Copyrighted Classical Music?


I want to put snippets of Bach and Beethoven on my site, does anyone know if classical music like this is still owned by anyone who would perhaps prosecute me if I was using it without paying them?

Good question… I’m not all that posative my self… I’d tend to say that you could, especially if you were only putting snippets up, and not the whole peice.
I hope someone knows the answer to this… I’ve had this question about music for a while now.

Hey marigoldscafe,
Good question. I too am not sure, but I have seen so many sites that have their music playing as backgrounds and in animations. I’m sure that a small sample wouldn’t be bad.

I was wondering about this too. (See guys, I actually search the forum!)

Obviously someone owns the copyrights, but how can I tell who?

diggin up old threads are we?

Wow - that was three years ago!

The thing about classical music is that there almost no original recordings from the original classical composers. Most classical music, at least in the 20 or so classical CDs I own, is recreated by a symphony and later released as a CD using that symphony’s publisher/promoter.

Several of my CDs are copyrighted by a conductor called Ashkenazy and Time-Life who recorded renditions of Beethoven’s famous works by a Czech symphony.


Hmm… So I could use the sheet music I got in orchestra and type that into FL Studio with a cello sounding instrument and use it?

I’m guessing you can do that. I don’t know about the sheet music though :frowning:

I think copyrights expire after about 70 years, so it’s in the public domain. You might want to check on this though as I don’t know the details.

I dont think its 70 years becasue the stuff the Beetles did in the 60’s is coming up soon…like within the next decade (maybe soooner).

Erm maybe 60 years? i just counted it it could be 70 tho…

Probably different lengths of time for different types of objects to be copyrighted.

Most copyrights and patents have a finite term; when it expires, the work or invention falls into the public domain. In most of the world, patents expire 20 years after they are filed. Trademarks expire soon after the mark becomes a generic term. Copyrights are more complex; generally, they expire in all countries except Guatemala, Mexico, Samoa and Colombia when all of the following conditions are satisfied:

The work was created and first published before January 1, 1923, or at least 95 years before January 1 of the current year, whichever is later.
The last surviving author died at least 70 years before January 1 of the current year.
No Berne Convention signatory has passed a perpetual copyright on the work.

Neither the United States nor the European Union has passed a copyright term extension since these conditions were last updated. (This must be a condition because the exact numbers in the other conditions depend on the state of the law at any given moment.)


Copyrights do expire, but they can be repurchased and auctioned off. Michael Jackson actually owns a huge share of the Beatles Catalogue.

For music, creation copyright expires 70 years after the death of the author. (last author for groups)
So, any classical music (the music itself) is now public domain and free to use, however, using a particular recording of a composition requires a license from a copyright agency. (redistribution of a piece is still a violation of the recording performance production copyright that they have on top of the creation copyright.) In Canada this agency is SOCAN, in USA its ASCAP or BMI, elsewhere I’m not too sure about. And, these copyrights (recording performance/distribution) can be renewed so that the recordings themselves never become public domain, just the music - intellectual property.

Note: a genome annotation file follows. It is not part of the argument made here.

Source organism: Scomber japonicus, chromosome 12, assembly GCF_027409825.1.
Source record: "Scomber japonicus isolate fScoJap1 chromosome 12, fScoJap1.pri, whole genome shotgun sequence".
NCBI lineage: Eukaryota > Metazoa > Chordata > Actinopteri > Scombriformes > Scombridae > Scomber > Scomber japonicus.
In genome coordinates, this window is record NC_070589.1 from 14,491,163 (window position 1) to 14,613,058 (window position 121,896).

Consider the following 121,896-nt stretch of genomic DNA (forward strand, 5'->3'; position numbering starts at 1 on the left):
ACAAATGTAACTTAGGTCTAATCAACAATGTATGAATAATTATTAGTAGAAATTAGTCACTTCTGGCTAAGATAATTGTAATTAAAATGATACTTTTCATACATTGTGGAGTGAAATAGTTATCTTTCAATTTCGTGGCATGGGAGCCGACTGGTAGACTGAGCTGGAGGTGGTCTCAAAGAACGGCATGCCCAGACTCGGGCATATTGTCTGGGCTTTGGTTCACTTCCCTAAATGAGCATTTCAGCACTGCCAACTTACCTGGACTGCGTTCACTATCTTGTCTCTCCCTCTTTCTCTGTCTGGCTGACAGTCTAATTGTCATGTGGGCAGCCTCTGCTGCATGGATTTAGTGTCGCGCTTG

So the Beatles tunes are a long way off from being public domain, and we will probably never see a time when their recordings of the music will be free to use and distribute.

Hooray for rockstar skool., errr, i mean my old college…=]

dr.ew has got it nailed - same for UK.

You can use sheet music and play/record the music yourself (as long as the composer has been dead for over 70 years - Bach and Beethoven fit into this category) and you will have your own copyright protected version.

You cannot use Berlin Philharmonic’s recording of the same piece unless you have paid an annual licence to the PRS (Performing Rights Society) if in the UK.

does this paying copyright royalty only apply to classical music? Aren’t there many sites out there who use a full-length track in their website :huh:
also, what if you were to recreate that piece on your own, are you then free to do what you want with it?

Sites that use full-length tracks either have permission from the copyright holders or are doing it without permission, thus illegally.

hsadan - if the composer of the music has been dead for more than 75 years (please note correction - it’s not 70) then you can recreate the music; you in fact own the copyright to your new version (not the music itself - just your version of it).

If you recreate music where the composer is still alive (or has been dead less than 75 years) and you broadcast it in any way, then you will be infringing copyright laws as described under the provision of the Berne Convention, supplemented in 1914.

Bumping this so the person with a similar topic can see the wisdom contained here.

ofcourse if someone was making movies in the late 18-hundreds but didn’t die until the 40’s, i don’t think you’re going to have to worry yourself too much about someone claiming copyright infringement…

But for the classic music the original poster (way back when) was mentioning, you can re-compose it exactly as it was and not be in any danger.